Sunday, June 28, 2009

Rioting in Valdosta

I'm currently working at a program which is essentially a summer school for fantastically gifted kids, rising juniors and seniors. We've got about seven hundred kids split up into different majors, which range from Math to Communicative Arts (foreign languages and English fall under this umbrella) to Dance. Then they get to pick from minors, and we try to shove them towards picking minors that they are new to. For instance, our Computer Tech minor has a lot of Visual Arts kids, a lot of CommArts and Social Studies majors, and, okay, a lot of Math kids. Theatre kids are seriously encouraged to go study Physics or Agricultural Science or Education or Latin--just something that they're almost completely ignorant about. And they love it.

They're being pushed out of the box every single second that they're here. It gets crazy, too--the day before yesterday, the SocStud majors wanted to personally study riots after researching Iran, so the natural conclusion was--to start a riot and study the effects. It was awesome and, okay, a bit insane. The supposed riot was about the ID cards all the kids have to hang around their necks, and although their teachers, the director of the program, and the president of the university campus on which we're holding this summer school thing all gave the project the OK, someone forgot to tell the RAs, who freaked out and called the police.

We had to step in and tell the cops what was going on, because they were getting ready to arrest a whole lot of kids, so everything eventually calmed down. I think the official reason for the arrests would have been congregating without an approved permit--you have to have a permit if you want to riot. However, the result is that we have a bunch of kids who hear about Iran and know just how terrifying it is to be up against law enforcement. True, they weren't in danger of their lives, and this was specifically a non-violent riot, but you can't tell me that these kids will remain blasé when they read news reports about Iran.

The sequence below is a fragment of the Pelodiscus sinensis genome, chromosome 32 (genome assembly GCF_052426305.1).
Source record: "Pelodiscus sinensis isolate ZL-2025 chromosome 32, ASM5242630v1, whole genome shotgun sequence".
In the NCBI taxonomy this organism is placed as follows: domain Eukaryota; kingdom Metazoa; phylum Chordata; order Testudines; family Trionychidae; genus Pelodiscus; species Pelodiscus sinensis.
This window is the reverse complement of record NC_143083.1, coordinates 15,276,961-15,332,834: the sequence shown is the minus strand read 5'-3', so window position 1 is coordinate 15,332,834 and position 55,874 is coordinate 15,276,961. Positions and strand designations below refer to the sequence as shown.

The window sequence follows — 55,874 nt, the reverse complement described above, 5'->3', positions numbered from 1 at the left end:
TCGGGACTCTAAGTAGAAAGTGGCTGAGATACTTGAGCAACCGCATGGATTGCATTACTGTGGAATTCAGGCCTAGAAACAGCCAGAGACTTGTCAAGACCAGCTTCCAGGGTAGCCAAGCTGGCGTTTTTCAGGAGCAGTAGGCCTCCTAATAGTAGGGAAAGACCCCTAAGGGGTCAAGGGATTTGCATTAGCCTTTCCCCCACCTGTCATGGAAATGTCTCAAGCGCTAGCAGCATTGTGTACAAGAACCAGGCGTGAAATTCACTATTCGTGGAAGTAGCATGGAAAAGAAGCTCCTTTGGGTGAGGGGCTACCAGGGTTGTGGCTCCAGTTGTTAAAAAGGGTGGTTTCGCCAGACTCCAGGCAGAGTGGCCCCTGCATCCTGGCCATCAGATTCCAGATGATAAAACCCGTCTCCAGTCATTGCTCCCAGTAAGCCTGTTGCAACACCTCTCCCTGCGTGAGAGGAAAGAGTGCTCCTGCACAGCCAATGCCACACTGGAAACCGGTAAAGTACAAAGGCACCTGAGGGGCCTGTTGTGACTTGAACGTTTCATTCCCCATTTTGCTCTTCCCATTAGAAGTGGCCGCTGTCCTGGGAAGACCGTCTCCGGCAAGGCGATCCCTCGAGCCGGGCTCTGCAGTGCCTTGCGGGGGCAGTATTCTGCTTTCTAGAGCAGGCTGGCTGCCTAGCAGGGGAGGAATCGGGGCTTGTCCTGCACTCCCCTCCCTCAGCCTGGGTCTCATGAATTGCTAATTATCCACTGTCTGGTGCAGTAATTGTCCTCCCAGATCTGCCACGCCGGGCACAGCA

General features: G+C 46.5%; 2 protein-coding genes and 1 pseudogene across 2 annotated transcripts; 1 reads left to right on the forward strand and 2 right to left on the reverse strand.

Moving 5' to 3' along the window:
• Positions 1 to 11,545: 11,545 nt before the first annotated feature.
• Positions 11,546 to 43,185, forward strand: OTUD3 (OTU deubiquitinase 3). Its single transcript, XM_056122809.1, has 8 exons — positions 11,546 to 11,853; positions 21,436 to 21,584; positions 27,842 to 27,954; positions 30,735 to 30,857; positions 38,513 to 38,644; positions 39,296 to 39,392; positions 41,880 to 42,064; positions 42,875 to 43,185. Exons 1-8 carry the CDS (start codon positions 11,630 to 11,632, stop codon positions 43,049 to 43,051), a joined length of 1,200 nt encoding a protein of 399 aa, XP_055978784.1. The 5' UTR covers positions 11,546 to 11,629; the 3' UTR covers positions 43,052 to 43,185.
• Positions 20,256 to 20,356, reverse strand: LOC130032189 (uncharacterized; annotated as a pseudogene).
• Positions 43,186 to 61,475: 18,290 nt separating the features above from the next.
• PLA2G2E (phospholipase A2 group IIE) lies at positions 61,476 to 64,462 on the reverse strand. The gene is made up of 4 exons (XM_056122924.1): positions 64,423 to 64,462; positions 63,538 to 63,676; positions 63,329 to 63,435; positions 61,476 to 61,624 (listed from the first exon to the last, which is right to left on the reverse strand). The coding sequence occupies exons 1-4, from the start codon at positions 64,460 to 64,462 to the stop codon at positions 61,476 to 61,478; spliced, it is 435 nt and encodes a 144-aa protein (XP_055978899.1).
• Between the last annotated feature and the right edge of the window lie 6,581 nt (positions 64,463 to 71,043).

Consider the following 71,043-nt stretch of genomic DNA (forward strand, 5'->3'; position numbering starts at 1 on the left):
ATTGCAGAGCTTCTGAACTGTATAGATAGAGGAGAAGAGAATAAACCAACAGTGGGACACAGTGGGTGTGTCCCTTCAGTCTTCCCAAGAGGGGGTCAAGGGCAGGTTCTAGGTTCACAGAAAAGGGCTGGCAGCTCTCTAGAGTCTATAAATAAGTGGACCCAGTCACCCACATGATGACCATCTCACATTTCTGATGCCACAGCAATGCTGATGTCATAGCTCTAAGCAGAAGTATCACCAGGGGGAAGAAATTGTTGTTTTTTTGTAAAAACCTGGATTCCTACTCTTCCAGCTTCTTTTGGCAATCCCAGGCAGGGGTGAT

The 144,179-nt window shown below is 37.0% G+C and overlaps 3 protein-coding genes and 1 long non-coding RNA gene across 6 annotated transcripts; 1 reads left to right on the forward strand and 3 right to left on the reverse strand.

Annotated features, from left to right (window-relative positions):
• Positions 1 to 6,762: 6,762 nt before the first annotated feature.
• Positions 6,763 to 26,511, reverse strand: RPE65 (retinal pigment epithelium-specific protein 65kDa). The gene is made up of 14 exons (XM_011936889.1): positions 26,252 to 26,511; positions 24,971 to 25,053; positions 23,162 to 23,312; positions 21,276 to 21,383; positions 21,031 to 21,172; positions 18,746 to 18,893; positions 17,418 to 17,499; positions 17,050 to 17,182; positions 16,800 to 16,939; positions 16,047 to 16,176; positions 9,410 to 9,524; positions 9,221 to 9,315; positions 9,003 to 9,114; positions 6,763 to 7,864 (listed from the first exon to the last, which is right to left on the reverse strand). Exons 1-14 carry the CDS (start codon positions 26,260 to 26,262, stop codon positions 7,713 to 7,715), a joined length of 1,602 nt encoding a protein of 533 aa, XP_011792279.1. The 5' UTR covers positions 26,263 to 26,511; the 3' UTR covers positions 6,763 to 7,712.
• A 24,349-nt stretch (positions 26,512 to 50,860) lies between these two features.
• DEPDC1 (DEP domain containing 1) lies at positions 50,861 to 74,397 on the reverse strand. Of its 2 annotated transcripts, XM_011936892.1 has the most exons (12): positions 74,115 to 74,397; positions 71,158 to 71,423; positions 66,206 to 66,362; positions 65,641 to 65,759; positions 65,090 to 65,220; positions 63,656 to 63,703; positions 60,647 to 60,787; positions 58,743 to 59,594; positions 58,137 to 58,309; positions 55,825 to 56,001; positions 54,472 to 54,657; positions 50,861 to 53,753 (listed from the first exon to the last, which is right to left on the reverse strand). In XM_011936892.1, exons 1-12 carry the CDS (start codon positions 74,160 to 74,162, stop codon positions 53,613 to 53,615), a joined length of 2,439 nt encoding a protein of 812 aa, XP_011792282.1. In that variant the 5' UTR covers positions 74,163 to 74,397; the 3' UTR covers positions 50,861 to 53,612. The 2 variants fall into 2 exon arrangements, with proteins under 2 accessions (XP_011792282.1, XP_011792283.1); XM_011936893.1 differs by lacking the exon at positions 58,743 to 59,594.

Personally, I believe that this shock value in education is fantastic. We've deleted it from our Social Studies and History books, resulting in bland heroes like Christopher Columbus and Woodrow Wilson who are such irritatingly inhuman do-gooders that they just don't matter to kids. No one cares about perfect people who are supposed to be heroes. But if you tell someone that Christopher Columbus wrote letters to Spain promoting the advantages of the New World by advertising that young Indian girls were widely available and used as sex slaves; the ones at nine years old being most in demand, then they care. Then that's something interesting. Then--oh, boy--those kids realize that "heroes" are often revolting and that they are better than their "heroes" are. And this means that they can do better than Woodrow Wilson, who led America through World War I and was one of the worst racists of his time.


Helen Keller didn't just fade into historical dust after blurting out "wa-wa". She went to university and grew up to explore the slums, the factories, the sweatshops; she learned about Communism, and, in support of the inhumanely downtrodden poor of this country, spoke everywhere in support of a Communist America. She experienced more than anyone could possibly guess out of the deified pages of American history books.

Adolf Hitler inspired absolute devotion in Eva Braun, a lovely, peaceful German girl who refused to leave him when the Allies neared their bunker, saying that she lived only for him. Martin Luther King, Jr. had a fondness for younger women and the FBI tried to blackmail him into halting his equal rights campaign by threatening to show a sex tape of him to his wife. (He refused.) There is good reason to believe that the FBI was behind Martin Luther King, Jr.'s death. These are fascinating and riveting historical details, which are left out of mainstream education.

In camps like the one I'm working at, kids are exposed to all of this and shock values of practically every kind. They are pulled out of their comfort zones and thrown into learning. The result is that they leave this camp more grown-up, more changed, more knowledgeable, and more inspired than they have ever been in their whole lives.

Isn't the present and future of this nation's children more important than deifying historical figures who, after all, don't deserve the annihilation of the very traits that made them human?

Well, isn't it?